INDIANAPOLIS — Some Republican fiscal leaders are promising to take a “cautious approach” on a proposal to eliminate a business tax that provides nearly a $1 billion in revenue to local governments and schools.
On Tuesday, during an organizational session in advance of the 2014 session in January, House Republicans said eliminating or reducing the business personal property tax would be one of their top legislative priorities.
House Speaker Brian Bosma called on his members to pass legislation that would create a “fair” business tax policy that would line Indiana up with other Midwest states that have eliminated the tax that businesses pay on machinery, computers, furniture and other equipment.
Bosma said the other top priorities are expanding early childhood education opportunities for low-income families, closing the “skills gap” for Indiana workers, and finding more funding to repair the state’s crumbling infrastructure.
But that tax-elimination priority may be the hardest sell because of its potential to dramatically impact local governments and schools that use that tax revenue to pay their bills.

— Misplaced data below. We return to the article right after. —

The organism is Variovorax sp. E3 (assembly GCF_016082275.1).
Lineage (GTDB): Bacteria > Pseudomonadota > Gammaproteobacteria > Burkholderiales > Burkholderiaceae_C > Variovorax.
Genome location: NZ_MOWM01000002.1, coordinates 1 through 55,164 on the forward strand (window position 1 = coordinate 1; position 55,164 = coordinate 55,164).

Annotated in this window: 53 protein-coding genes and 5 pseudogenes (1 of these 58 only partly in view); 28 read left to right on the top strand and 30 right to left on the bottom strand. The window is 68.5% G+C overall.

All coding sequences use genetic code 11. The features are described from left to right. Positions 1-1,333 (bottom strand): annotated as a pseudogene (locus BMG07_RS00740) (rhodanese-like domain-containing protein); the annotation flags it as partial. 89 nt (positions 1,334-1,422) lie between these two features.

Bosma acknowledged that concern at a legislative preview on Monday, and his Senate counterpart repeated that Tuesday.
Senate President David Long said the state can’t afford to replace the nearly $1 billion in annual revenues that local governments would lose if the business personal property tax is eliminated.
“We should not be afraid to look at this, but we should absolutely go into this with the understanding that if we don’t do it right, it could have a negative impact, a serious negative impact on the revenues for local governments,” Long said. “We cannot be tone deaf to that and we must thoughtfully work through the issue to make sure that it’s done fairly and reasonably, if we do decide to do that.”
A study done last year for the Regional Chamber of Northeast Indiana on the impact of eliminating the tax found it could cause significant stress on local government budgets. The study found, for example, that eliminating the tax would cost Long’s hometown of Fort Wayne more than $9 million a year in tax revenues.